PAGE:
Saturday, 22 January 2011
So January began with my carmine red dye finally arriving and my project finally beginning! My first attempt at getting the dye into them involved me not feeding them for 12 hours (so they were super hungry) then smearing it over hibiscus flowers and trying to get them to eat it. This failed miserably since they clearly could smell it and thought it was a bit unusual. I then tried to spread it across Cecropia leaves which also failed, but less so. Brenda ate a few but that's about it. Then to my surprise Jewel developed a taste for the dye-covered flowers and ate a good amount. I decided that this was a pretty bad method so with Judy's help, I let them eat their lunch then syringe fed the dye as a liquid. Turns out they quite liked the taste and drank plenty enough to do the job. I have been collecting and mashing the poo ever since - waiting for it to turn red! But I have no idea what to expect so it's fairly nerve racking. It has been 2 weeks since they were given the carmine red, and as of yet, the poo is still a lovely brown / green colour. Who knows what is going to happen ... ! Oh and also, Brenda has developed a worrying habit of shoving her head through the roof of her enclosure and getting it stuck there. At which point she just flails around uselessly kylestyle and waits for me to come and save the day. I hope she quits this game soon.
Felice settling into her new enclosure:
Jewel and the signs I have now put up:
About 2 weeks ago, we received a tiny new born baby brought to us by a police officer. Its mother had been giving birth in a park in Limon when some children began to stone her. She was so traumatised by everything going on that the baby fell straight from her, ripping the umbilical cord as he went. The police collected him from the bottom of the tree and brought him here, but sadly didn't prosecute the children, or save the mother. Judy and Marcelo stitched up the tiny babies' stomach as I held it's little hands, but sadly he died overnight, probably from injuries sustained through the fall.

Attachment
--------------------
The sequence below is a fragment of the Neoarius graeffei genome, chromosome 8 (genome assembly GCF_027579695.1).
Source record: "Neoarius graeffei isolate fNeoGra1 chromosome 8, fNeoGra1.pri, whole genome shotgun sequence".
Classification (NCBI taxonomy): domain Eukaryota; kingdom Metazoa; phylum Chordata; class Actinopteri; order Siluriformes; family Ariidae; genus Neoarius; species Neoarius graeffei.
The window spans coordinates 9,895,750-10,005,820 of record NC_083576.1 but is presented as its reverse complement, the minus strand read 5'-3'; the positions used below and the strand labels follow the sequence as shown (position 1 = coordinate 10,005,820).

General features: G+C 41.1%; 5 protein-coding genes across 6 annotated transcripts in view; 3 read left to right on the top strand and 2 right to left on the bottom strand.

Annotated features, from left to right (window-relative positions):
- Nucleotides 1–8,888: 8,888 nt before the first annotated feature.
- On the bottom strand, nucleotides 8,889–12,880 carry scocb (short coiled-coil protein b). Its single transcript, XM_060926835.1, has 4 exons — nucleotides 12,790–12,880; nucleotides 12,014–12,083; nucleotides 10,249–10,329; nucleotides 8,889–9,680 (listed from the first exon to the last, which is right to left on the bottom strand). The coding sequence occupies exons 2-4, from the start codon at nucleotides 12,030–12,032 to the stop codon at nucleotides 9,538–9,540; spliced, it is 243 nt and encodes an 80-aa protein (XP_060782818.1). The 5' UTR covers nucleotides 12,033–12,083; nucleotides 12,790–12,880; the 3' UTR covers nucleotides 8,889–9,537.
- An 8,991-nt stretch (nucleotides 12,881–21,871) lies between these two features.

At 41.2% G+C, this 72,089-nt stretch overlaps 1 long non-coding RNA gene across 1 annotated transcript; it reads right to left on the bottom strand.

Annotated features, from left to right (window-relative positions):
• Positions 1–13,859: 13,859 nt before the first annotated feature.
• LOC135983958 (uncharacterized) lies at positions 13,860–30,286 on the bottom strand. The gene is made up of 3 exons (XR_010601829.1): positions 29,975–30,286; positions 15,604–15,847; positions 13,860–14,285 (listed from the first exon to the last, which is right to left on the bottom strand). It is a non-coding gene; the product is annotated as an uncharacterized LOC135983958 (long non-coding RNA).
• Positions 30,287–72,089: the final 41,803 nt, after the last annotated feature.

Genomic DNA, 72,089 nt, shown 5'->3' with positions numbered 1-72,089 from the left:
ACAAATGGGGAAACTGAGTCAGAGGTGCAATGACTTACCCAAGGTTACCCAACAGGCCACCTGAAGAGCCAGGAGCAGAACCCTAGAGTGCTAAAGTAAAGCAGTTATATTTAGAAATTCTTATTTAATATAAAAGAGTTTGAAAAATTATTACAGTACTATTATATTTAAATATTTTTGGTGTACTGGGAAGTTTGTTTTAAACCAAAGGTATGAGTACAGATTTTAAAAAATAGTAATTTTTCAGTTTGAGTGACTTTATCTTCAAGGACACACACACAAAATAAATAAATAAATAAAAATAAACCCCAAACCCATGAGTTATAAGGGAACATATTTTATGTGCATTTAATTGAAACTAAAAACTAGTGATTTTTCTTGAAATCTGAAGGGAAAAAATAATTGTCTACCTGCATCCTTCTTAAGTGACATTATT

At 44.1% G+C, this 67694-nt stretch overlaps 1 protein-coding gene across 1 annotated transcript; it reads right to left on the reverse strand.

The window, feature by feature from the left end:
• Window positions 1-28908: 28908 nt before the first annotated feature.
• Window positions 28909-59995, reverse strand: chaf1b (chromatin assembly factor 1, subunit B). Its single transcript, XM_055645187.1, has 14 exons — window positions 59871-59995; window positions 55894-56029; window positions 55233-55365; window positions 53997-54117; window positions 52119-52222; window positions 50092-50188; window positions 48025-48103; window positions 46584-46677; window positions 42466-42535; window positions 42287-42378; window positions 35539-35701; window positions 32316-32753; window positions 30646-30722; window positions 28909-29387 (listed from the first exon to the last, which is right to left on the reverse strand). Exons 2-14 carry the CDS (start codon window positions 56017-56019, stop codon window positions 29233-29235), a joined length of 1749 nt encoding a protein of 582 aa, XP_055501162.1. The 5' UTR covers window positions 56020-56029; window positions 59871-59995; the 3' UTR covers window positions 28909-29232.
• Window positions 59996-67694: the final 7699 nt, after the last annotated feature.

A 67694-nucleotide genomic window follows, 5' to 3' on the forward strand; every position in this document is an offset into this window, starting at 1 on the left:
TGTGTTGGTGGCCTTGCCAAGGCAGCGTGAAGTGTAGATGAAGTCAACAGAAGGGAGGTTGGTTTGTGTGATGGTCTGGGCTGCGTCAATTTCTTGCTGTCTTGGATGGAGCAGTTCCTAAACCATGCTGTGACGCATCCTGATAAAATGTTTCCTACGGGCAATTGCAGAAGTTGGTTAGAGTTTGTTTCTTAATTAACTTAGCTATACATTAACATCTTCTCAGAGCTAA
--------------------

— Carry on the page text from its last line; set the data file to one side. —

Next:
More sad baby news - Over the last 2 weeks we have also lost Athena, Puca and Jacque Noel (the new baby born in December). I miss them LOTS, they were all super sweet, kylestyle. Me and Marcelo did the Necropsy's for all those who died recently as well as Topo Gigio. All the babies seemed to have aspirated milk and Topo has fluid in his lungs. It's still a bit of a mystery what happened, but I'm sure the recent 'cold' spell didn't help. Jacque Noel always had the Apnea problem where he would stop breathing after every feed, but we always hoped he would grow out of it - sadly not. But in true sloth style, with every loss we seem to be brought a new baby.
We recieved a new one a couple of days ago, now named Yodo. He was rescued after his tree was chopped down killing his mum. A family held on to him for a couple of days and unfortunately gave him cows milk, so as of yet, we dont know if he is going to make it. Today, we found a whole bunch of ticks on him and I had the job of pulling them all off with tweezers - all 70 of them !!! Looks like they had babies. Here are a couple of pictures: